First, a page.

Much of the commentary about police culture treats it as a monolithic and problematic feature of the police occupation that inhibits change and progress. The purpose of…
Much of the commentary about police culture treats it as a monolithic and problematic feature of the police occupation that inhibits change and progress. The purpose of this paper is to draw on surveys completed by over 13,000 sworn police to describe officers’ occupational outlooks and explore the extent to which they vary across individuals and police agencies.
This paper draws upon employee survey data from 89 US police and sheriff departments collected in 2014-2015 to examine police culture through officers’ views of the community, police work, and police administration and to explore the extent to which these beliefs and opinions are affected by personal characteristics and organizational affiliation.
Results indicate that officers’ perspectives are more positive than might be expected and do not vary greatly by officer personal characteristics. They differ more substantially across police agencies. This suggests that police culture is to a significant extent an organizational phenomenon, not simply an occupational one.
Examining the views and perspectives of over 13,000 sworn police employed in 89 different police organizations provides a more representative and generalizable picture of police culture than previous studies that typically analyzed officers in only one police department.
Policing is associated with a pronounced occupational subculture. Policing is also known for physical and mental stressors that are, arguably, more than other professions…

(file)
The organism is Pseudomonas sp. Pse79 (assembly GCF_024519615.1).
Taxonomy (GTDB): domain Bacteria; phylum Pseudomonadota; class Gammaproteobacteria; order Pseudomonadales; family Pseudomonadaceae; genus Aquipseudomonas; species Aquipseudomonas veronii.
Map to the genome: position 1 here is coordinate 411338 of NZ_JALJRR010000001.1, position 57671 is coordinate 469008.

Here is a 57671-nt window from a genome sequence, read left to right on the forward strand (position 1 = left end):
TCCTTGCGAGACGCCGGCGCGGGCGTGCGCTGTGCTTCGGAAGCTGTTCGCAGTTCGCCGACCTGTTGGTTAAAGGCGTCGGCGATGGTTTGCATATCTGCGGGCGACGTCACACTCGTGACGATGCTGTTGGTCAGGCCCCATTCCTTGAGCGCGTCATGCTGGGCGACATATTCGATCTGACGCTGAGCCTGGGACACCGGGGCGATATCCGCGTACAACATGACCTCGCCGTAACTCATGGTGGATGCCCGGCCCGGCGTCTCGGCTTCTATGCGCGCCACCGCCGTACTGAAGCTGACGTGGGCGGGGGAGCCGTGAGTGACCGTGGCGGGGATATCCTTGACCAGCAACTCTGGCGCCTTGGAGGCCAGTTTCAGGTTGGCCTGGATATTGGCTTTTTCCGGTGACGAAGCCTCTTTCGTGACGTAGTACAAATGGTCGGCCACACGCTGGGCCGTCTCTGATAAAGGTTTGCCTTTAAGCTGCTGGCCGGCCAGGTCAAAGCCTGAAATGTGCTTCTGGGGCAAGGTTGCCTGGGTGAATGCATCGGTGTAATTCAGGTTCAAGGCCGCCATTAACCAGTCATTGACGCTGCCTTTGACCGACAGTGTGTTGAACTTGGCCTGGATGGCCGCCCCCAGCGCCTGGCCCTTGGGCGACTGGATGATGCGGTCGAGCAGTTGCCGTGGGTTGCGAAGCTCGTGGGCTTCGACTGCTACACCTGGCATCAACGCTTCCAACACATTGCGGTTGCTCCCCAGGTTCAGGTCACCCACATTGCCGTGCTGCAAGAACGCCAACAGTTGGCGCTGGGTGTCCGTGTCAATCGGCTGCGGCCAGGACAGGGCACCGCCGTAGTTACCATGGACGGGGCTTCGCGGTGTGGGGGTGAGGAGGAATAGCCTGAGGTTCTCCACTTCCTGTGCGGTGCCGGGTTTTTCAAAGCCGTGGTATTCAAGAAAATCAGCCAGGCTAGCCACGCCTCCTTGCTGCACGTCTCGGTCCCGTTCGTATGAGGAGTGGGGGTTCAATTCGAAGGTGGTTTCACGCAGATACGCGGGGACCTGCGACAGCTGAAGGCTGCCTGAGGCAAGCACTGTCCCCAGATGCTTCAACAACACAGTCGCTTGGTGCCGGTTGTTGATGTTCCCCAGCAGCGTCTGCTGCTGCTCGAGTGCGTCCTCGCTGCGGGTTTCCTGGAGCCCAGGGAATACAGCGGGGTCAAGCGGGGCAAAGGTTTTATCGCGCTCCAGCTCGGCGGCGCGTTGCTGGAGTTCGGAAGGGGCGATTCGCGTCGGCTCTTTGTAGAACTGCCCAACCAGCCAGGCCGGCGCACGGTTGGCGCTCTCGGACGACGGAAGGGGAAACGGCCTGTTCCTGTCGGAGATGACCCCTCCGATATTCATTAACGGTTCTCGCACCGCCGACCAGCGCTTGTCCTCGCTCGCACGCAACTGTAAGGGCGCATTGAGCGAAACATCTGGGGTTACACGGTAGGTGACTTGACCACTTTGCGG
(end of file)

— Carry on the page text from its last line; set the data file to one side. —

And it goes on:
Policing is associated with a pronounced occupational subculture. Policing is also known for physical and mental stressors that are, arguably, more than other professions. The purpose of this paper is to hypothesize that those police officers who perceive themselves as not a part of the subculture (i.e. “out-group”) would experience more occupational stress in comparison to those who perceive themselves as a part of it (i.e. “in-group”).
The authors use data from the Work and Family Services for Law Enforcement Personnel in the US survey (Delprino, 1997) and OLS regression to assess the direct association between officers’ perceptions of policing subculture membership and occupational stress.
Results support the hypothesis, with in-group officers reporting significantly less occupational stress than out-group officers. This finding holds, with slight variations, when demographic and experiential variables are introduced as controls.
Findings are from an earlier survey and based on responses from 1,632 officers in 51 agencies. They are geographically limited.
The importance of the protective function of subculture needs to be taken into account when attempting to deal with police stress.
This study provides ideas on how departments can utilize occupational subcultures to deal with the stress experienced by members.
The relationship between police subculture and stress has not been examined empirically before. This study documents the positive impact of police subculture in terms of helping members deal with stress.
Over the past two decades successive British governments, both Conservative and Labour, have attempted to implement reforms within the English and Welsh police service…
Over the past two decades successive British governments, both Conservative and Labour, have attempted to implement reforms within the English and Welsh police service. The latest Labour government proposals have resulted in new legislation which paves the way for wide‐scale reforms of how the police are managed, financed and judged against specific performance targets. Further, the introduction of the UKs first “national policing plan” has led to the belief that this is a sign of the British government's intention to reduce/remove the historical, political neutrality identified through “constabulary independence”. Past experiences suggest that greater “nationalisation” of policing in the UK is unlikely to meet government expectations owing to the strength of police (sub) culture to adopt and yet resist reform and that the governments failure to pay attention to this may result in the failure of reform.